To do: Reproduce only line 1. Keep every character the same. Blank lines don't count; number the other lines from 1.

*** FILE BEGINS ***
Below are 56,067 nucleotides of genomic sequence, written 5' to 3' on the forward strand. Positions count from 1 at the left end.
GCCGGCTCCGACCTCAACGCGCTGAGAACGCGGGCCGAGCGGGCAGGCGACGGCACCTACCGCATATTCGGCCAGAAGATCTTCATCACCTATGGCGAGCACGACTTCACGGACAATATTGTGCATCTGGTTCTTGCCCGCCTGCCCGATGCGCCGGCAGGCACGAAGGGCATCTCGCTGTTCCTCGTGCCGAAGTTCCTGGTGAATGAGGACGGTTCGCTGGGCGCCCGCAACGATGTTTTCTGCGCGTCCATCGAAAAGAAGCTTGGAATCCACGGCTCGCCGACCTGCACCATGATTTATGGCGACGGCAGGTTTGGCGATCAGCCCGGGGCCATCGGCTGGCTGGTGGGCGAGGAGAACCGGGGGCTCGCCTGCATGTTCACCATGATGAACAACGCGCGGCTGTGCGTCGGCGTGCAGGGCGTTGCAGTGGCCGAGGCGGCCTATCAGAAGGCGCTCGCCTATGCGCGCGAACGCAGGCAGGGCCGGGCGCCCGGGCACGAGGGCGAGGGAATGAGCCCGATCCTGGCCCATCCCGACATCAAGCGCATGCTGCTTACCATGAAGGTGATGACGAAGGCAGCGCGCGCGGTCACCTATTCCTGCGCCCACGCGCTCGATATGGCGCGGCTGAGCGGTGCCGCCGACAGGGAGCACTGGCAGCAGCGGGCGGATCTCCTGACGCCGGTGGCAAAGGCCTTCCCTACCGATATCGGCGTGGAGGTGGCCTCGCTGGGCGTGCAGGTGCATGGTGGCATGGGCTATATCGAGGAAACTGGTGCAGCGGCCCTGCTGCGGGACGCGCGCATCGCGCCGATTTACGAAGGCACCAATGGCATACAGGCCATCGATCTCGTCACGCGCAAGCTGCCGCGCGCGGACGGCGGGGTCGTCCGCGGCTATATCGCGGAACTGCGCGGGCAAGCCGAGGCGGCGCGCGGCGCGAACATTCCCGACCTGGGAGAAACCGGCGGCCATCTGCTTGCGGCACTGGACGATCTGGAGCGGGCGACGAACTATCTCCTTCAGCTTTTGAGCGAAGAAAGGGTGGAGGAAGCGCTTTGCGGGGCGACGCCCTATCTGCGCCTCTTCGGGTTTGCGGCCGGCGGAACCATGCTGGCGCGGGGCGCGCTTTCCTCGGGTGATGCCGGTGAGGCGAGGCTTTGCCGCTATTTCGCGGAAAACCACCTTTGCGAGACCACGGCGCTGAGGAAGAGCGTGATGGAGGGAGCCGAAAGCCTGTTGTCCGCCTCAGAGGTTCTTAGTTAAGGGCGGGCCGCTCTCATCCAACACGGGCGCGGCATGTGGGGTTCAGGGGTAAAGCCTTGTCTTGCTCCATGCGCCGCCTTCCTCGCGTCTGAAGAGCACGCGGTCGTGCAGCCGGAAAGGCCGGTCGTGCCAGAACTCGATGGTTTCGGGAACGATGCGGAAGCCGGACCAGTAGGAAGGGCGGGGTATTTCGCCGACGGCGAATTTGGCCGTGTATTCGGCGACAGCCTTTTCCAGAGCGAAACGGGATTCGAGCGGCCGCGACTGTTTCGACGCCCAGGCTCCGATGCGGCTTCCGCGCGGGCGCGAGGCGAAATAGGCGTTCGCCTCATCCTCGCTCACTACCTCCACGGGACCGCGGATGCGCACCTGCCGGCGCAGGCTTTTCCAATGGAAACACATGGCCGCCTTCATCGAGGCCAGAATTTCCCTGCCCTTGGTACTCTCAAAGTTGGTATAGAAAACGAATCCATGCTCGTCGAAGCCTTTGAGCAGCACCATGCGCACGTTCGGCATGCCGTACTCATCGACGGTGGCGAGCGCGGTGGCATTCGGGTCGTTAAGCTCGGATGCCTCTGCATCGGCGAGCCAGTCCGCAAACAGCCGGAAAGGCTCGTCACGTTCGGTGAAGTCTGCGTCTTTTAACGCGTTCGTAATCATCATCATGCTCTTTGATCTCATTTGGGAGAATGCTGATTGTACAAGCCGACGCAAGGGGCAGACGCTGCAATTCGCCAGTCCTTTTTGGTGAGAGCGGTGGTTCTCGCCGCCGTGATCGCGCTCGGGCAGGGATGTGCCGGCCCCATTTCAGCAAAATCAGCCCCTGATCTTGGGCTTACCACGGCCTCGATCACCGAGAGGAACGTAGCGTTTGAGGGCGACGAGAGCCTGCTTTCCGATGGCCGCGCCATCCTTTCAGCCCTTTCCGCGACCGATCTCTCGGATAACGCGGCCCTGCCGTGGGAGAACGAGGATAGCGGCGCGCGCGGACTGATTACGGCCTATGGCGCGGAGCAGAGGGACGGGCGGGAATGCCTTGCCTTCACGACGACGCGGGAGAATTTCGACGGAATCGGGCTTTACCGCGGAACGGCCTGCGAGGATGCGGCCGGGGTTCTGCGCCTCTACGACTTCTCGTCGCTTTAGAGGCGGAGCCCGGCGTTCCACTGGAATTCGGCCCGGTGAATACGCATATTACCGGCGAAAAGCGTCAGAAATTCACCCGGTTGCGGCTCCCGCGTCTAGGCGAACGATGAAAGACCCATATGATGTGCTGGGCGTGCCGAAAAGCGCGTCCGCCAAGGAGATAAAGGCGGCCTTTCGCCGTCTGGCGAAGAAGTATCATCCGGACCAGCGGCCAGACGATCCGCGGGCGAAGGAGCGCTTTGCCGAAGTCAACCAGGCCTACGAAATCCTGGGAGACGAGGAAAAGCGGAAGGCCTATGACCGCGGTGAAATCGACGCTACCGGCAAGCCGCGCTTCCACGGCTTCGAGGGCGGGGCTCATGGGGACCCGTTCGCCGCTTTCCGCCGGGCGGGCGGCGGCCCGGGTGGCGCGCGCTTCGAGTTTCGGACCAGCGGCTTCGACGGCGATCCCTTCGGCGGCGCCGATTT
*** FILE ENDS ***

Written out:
Below are 56,067 nucleotides of genomic sequence, written 5' to 3' on the forward strand. Positions count from 1 at the left end.